2020 chocolate industry trends

3 Big Chocolate Trends You Probably Missed This Valentine’s Day

3-minute read

Chocolate trends were most likely not top of mind this Valentine’s Day. Now that red heart-shaped boxes everywhere are empty, let’s look at what’s going on in the chocolate industry (did someone say chocolate cartel?)

1. The global chocolate market forecast

A look at chocolate goings-on wouldn’t be complete with some market analysis. According to a PRN Market Report summary, the global chocolate market is predicted to grow to a sweet USD 139.94 billion by 2024. 

Even more interesting are the trends driving growth.

  • Russia leads the European chocolate market pack (followed by Germany, the UK and France)
  • More consumers are buying chocolate on impulse (really?). There seems to be an uptick in consumers slipping a candy bar between their kumquats and kombucha at the register.  Contributing to the boost in chocolate sales are better check-out chocolate displays and vibrant packaging (purple, red and blue).
  • Global chocolate giants (like Nestlé and Mondelez International) are staying competitive by going after untapped markets with new products (see #2). 

2. The waste-not chocolate trend

Cacao pods contain a sweet pulp that normally goes to waste.

For who knows how long, chocolate manufacturing has used only a tiny portion of the cacao pod — the seeds, leaving the majority of the fruit behind (in particular the pulp surrounding the cocoa beans). 

South Americans have known for centuries that there was so much more to the cacao pod that just the beans. Some use the pulp to sweeten milk; others turn it into alcohol. 

Ca Pao, the start-up brainchild of Monedelez and Barry Callebaut (think ruby chocolate), rescues the zesty pulp and combines it with dried fruits and nuts to create new, good-for-you snack products (smoothie balls and fruit jerky).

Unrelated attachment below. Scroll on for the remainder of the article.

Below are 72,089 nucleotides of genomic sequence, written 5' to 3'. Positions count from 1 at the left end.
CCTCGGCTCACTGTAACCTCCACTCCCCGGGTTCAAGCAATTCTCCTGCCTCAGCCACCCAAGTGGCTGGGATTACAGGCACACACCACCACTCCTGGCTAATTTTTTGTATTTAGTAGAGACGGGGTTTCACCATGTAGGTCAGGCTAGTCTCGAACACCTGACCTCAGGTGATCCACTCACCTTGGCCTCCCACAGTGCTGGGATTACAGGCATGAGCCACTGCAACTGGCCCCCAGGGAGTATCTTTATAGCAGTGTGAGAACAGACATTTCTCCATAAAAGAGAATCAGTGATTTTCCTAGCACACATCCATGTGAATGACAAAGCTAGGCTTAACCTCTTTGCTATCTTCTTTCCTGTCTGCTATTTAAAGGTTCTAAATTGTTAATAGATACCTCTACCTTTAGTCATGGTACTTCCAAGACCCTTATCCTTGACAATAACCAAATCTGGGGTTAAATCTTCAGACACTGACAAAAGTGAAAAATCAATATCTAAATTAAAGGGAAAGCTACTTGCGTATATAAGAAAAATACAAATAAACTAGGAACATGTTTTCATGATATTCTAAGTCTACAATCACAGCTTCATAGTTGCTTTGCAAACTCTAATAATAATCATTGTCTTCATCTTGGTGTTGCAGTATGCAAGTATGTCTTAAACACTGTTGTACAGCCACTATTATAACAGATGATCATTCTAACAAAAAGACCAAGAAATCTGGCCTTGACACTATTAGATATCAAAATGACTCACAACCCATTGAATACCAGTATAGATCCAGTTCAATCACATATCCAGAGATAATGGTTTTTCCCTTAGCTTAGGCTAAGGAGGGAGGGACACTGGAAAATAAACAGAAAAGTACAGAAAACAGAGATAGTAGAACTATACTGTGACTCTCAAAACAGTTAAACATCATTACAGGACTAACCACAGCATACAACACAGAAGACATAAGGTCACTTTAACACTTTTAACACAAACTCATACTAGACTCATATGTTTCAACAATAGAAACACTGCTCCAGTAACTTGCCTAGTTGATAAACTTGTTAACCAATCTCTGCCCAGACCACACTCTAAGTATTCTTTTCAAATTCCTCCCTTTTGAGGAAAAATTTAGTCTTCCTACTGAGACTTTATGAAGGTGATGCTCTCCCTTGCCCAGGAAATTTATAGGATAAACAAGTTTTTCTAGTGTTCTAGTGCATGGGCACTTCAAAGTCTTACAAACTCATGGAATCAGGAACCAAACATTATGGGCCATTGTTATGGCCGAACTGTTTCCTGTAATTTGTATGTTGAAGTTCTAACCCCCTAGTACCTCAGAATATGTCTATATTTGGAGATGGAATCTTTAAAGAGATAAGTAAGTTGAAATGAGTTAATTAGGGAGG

They’re also working on cacao-fruit chocolate. 

However, competition is fierce.

Nestlé has developed cacao-fruit chocolate. The global food giant is staking its claim as the inventor of “the first 70% dark chocolate made entirely from the cocoa fruit and nothing else.” 

Late 2019, they released a KitKat with Cocoa Fruit chocolate in Japan. The iconic KitKat wafer is coated in dark chocolate that uses only two ingredients: cocoa beans and the cacao-fruit pulp.

There’s a bonus: the sweetness of the pulp eliminates the need to add sugar. 

3. COPEC: The new chocolate cartel

Global chocolate producers support the social and environmental initiative.

According to a recent Wall Street Journal article, Ivory Coast and Ghana are joining forces to create a cocoa cartel. This is a significant move, as together, the two African nations produce 60% of the world’s cocoa.

Nicknamed COPEC (like OPEC that controls global oil prices), the chocolate cartel plans to charge an additional $400 per metric ton of cocoa.

The price increase is sending a ripple through global chocolate markets that depend on the cartel’s almost three-quarters market share. With the new prices slated for October, some view the increase as a tax on the chocolate industry.

Moreover, the extra cash should raise cocoa farmers’ incomes as well as improve sustainability.

Consequently, prominent chocolate producers Mars, Mondelez and Hershey support the initiative for its positive social impact. 

Of course, the cost increase has to show up somewhere eventually. Maybe in next year’s Valentine’s Day brightly wrapped, two-ingredient chocolates?

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Image credits: 1) Rodrigo Flores (edited) 3) Aaron Burden (edited)

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